I have been asked many times why I wanted to ride a bicycle across the county. Having completed the trip, the question became easy to answer. Before I left, I’m not sure I even could answer it. I am a bicentennial baby, born in 1976. This is the same year the Bikecentennial route was created as a celebration of our 200 years as a country. Thousands of cyclists rode across the country on that route during the inaugural year.
I searched without success for a lightweight, waterproof bag to protect my Martin Backpacker Guitar. Typical dry bags used for water sports are overbuilt for bicycle touring and backpacking use, where weight is a very large factor. They use clear vinyl or heavier vinyl coated cloth and weigh many pounds.
We woke up at 5:30 and were ready to set out riding by 6:15. Scott was the only one of the group up yet and he was standing there to hand me a card. We got a chuckle that each of us had cards. He just completed an England to Singapore tour in 2001-2002, is currently on a Trans-Am for 2002, and plans a long tour through South America in 2002-2003.
Dad and I left the motel at 7:30. We hoped to get some miles in before the heat started baking. I took a photo of the breakfast spot from yesterday on the way out. Restaurant next to motel When I started to stop in Fair Grove, I noticed a Discount Sporting goods place across from the gas station I was initially going to pull into.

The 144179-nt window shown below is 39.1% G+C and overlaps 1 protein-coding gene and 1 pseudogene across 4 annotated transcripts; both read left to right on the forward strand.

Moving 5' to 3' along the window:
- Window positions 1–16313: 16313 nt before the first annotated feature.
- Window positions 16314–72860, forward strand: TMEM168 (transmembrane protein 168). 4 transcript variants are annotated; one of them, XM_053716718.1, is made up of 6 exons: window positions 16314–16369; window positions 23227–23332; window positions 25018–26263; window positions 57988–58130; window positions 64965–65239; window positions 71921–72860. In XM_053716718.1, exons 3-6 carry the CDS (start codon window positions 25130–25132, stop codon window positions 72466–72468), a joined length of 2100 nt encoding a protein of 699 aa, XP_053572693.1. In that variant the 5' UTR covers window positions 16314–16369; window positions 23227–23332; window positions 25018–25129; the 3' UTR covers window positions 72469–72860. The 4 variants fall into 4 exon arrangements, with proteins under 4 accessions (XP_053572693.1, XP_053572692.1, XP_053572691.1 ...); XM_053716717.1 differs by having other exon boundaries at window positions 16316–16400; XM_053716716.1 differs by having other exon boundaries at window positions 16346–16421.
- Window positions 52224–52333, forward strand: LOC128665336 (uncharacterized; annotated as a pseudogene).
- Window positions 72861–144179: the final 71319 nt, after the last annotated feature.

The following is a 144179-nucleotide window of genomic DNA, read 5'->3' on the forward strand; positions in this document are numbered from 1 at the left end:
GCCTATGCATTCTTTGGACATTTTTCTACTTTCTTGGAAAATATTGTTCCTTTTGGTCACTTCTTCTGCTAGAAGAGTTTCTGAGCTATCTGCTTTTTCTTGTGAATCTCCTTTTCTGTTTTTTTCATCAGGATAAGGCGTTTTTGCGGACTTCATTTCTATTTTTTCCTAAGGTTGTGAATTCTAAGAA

I had trouble sleeping through the snoring of two parents, and woke up tired. I had hoped to get some time in Springfield last night, but I arrived too late. If we pushed for Ash Grove, we could drive back into Springfield, but I wouldn’t get into there until late again.
I woke up at 8 AM, after less than 5 hours of sleep. Dad had left at 5:50, to get an early start on the day. He slept at least an hour more that I did, even leaving early. Probably closer to 2 more. I stopped early at a gas station and taco bell to get some sports drink just before 10.
Today was my first day alone in quite a while. While dad had ridden ahead some days, we eventually linked up. The thunderstorm that was threatening us during dinner last night never passed and all evening was dry. I started slow and was left by the van as I sat down to apply my sunscreen.
When I finally got up, I was told that dad had ridden ahead. I started getting ready. I forgot to empty the camera’s memory cards and had to do that, along with several other things that I hadn’t thought of needing to do the night before. I didn’t get going until after I wanted.
The Johnson’s Shut-Ins State Park is 8,470 acres around the East Fork of the Black River. The Shut-Ins are formed by blue-gray steel hard volcanic rock. These rocks were formed when violent volcanic eruptions exploded, causing material to avalanche down layer upon layer, forming the rocks exposed today.
I found a few roads that took us back to the Trans-Am route at Doe Run. The GPS helps again. We headed into Pilot Knob (named for a local mountain peak.) Pilot Knob and Iron Mountain were both mined heavily for their Iron Ore in the early 1800’s.